At 17.20 a train slowly pulled into the station hauled by a huge locomotive belching smoke every where. It was the Frontier Mail, the 23 Up to Delhi. As soon as the train came to a halt there was complete pandemonium all along the platform, it was as though the world was coming to an end and this was the last train to run. Indians were fighting their way on to the train, at the same time Indians were fighting their way off. It would have been so much easier for those on the platform to let those on the train off first, but it was as though nobody had explained this to them. I later found out that those people were travellers without reservations and would fight to gain a seat for the journey ahead.
After watching the train depart bound for Dehli, I wandered down the platform. Indian trains are advertised as very reliable and very rarely late. One thing the Indians can thank the British for, a rail system that spans all four corners of the country. I stopped to check out the rail timetable. The romance of travelling on trains such as the Kashmir Mail, the Black Diamond Express or the Frontier Mail what a journey to take.

When I arrived back at the hotel, I met Russ and Steve who told me that they had booked a table in the hotel restaurant for later that night and that we would all stay up to welcome in the New Year. I wonder if Kiwi had made it to Dehli? "I am sure he had," said Russ.


That night we all sat round a huge table in the hotel’s dinning room and had a meal. All that is except Bill the Scotsman and Damian who had gone into Amritsar in search of women. Aussie John had said that," this afternoon they had got talking to a vendor in the bazaar who had told them that the women from the Punjab are of a very lusty nature and they had gone to try to find out?" We toasted in the New Year of 1975 with Pelican beer, and everyone was in a joyous mood. Was it us or was it this country called India?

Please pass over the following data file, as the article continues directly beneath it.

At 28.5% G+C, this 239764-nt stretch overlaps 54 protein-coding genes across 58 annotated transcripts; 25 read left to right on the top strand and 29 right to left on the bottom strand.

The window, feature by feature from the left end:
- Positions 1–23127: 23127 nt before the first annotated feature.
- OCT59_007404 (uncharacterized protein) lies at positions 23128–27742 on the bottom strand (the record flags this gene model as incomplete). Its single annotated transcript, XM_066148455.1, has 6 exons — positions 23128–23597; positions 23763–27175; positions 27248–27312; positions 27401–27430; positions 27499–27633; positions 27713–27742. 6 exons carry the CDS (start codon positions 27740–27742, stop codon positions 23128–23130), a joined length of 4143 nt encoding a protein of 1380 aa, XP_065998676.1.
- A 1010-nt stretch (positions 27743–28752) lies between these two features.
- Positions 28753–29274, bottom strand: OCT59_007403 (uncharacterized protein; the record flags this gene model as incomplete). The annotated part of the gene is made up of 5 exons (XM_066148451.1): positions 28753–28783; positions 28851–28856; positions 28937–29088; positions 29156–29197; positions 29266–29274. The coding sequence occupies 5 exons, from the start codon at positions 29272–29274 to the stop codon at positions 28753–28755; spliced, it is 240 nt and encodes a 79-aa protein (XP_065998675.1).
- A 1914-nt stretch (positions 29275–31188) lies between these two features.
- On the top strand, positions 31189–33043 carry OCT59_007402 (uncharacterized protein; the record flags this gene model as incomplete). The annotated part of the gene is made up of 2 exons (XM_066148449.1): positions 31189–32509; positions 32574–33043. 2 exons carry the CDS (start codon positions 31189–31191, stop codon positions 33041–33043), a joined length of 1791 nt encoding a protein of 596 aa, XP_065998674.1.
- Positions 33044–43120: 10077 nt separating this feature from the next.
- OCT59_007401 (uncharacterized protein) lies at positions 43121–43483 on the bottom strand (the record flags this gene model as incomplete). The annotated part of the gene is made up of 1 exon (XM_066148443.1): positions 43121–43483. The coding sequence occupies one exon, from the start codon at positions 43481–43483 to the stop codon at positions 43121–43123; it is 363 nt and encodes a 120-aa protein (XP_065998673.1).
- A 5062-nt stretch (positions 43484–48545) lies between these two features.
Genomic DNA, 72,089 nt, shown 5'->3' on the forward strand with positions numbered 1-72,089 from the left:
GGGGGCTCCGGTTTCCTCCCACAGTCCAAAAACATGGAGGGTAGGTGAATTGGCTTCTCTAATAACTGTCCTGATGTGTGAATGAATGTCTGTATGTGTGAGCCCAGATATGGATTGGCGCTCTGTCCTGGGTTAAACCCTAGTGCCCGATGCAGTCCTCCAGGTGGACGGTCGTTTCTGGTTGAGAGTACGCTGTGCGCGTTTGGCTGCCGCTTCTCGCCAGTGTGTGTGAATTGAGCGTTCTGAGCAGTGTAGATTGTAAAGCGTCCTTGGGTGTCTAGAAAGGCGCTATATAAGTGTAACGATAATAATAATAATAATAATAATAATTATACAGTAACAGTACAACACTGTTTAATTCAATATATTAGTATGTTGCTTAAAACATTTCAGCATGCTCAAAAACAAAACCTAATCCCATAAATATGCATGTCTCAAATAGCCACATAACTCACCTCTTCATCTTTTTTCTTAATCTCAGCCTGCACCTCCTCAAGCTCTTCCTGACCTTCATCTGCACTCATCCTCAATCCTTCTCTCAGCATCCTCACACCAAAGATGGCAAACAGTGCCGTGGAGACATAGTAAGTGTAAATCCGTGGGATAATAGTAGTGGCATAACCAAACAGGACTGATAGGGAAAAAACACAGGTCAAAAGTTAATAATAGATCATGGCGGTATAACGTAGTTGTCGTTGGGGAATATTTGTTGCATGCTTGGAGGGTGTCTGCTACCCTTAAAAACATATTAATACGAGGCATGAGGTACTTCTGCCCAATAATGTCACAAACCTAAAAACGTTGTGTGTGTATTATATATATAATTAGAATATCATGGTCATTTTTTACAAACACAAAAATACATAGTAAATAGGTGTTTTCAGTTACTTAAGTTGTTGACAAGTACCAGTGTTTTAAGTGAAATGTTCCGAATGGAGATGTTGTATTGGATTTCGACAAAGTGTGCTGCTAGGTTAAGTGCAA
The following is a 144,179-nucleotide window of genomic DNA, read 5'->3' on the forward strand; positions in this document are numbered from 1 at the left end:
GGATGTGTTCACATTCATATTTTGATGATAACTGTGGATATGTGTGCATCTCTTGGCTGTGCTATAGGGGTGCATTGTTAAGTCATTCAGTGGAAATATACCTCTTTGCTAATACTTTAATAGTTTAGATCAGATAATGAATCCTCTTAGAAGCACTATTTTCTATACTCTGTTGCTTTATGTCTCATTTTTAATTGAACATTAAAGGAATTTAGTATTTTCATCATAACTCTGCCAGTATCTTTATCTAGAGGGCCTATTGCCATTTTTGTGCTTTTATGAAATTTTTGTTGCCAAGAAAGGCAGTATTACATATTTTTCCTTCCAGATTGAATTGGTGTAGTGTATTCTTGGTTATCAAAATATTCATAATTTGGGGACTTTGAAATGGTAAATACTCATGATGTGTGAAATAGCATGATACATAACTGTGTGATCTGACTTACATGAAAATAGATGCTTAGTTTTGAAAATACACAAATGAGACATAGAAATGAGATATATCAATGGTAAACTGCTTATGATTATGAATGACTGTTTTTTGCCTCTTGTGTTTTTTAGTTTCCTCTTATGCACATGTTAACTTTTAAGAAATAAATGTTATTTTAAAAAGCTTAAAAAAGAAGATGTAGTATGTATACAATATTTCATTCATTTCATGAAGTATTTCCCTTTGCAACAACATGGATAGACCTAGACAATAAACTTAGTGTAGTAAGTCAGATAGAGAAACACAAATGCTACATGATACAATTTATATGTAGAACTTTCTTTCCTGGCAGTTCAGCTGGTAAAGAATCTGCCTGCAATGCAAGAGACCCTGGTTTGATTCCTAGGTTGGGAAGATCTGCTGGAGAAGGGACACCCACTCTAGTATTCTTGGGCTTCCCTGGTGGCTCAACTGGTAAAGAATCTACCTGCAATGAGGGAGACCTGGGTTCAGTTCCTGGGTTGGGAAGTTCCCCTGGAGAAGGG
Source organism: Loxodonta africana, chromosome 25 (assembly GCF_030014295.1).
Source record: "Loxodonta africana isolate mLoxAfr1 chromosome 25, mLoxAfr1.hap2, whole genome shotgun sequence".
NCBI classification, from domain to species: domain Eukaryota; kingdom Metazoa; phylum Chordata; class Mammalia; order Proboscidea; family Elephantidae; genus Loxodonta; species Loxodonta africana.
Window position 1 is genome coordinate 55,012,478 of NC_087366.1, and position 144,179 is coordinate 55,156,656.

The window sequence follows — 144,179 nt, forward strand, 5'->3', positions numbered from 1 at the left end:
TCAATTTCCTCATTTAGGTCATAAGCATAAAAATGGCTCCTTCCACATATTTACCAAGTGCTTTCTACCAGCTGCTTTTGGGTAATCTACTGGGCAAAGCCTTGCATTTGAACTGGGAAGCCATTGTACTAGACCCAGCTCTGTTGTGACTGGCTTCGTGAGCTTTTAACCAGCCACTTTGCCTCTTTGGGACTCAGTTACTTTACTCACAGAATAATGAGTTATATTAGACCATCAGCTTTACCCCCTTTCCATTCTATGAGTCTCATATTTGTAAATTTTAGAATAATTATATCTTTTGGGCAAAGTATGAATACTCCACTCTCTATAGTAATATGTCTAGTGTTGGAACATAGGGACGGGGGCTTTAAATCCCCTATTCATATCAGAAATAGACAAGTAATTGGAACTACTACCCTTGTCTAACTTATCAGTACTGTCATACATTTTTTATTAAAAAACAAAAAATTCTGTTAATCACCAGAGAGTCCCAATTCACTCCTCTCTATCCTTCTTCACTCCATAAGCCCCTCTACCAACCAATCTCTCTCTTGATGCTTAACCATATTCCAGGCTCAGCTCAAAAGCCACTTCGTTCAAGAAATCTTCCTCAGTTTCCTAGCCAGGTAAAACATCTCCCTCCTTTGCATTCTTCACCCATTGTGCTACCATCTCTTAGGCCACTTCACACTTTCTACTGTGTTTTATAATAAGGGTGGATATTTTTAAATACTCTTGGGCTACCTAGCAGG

Next morning was to be our last journey on the budget bus, in one way we were all happy that soon we would be in Dehli, but it was also sad that the journey was nearly over. We boarded the bus for the last time, George put it into first gear and we were off. We left Amritsar and took the road south to Ambala, through a countryside that was very dry. We stopped for a break and there was a large flock of vultures in the trees that were quite close to the road watching us, just waiting for a feed. The road began to fill with trucks; brightly painted and decorated at the top of one was a sign saying Public Carrier Horn Please. Use Dipper at Night.

We were now not far from the capital Dehli our final destination. We arrived at Connaught Place at 17.00, the main modern shopping centre of Dehli with the Indian coffeehouse on the corner. It was nearly dark, George recommended that we stay at a hotel in the bazaar area, as these are the cheapest. So he drove us down to the bazaar area stopping to see Ram's family on the way. It was five forty five as we left the bus to the smell of India. Strange, we had left the bus yet we all still stayed together. At seven Russ, Steve, Barry, Janet and I went to the Cellar restaurant for dinner. Russ and I celebrated as we tucked into our Chateaubriand for 30p each, what a treat this turned out to be. After dinner we took a taxi to the Ashoka hotel, Dehli's finest a marble edifice in a very grand style. We sat in the plush bar of the hotel as the barman served us Pelican beer and peanuts. We all reminisced about the trip and how it had affected our lives. "You should come to god's own Charles," said Russ.


“Tomorrow we will take you to see Subhash Goyal and see if he can organise an air ticket for you, “ as well as for Barry and Janet. It was very late when we arrived back at the hotel. We had to wake up the manager to let us in, as a huge metal door locked the hotel.

Something inside me told me that this journey was to be a milestone in my life. Soon I was in my bed asleep, content in what I had achieved so far.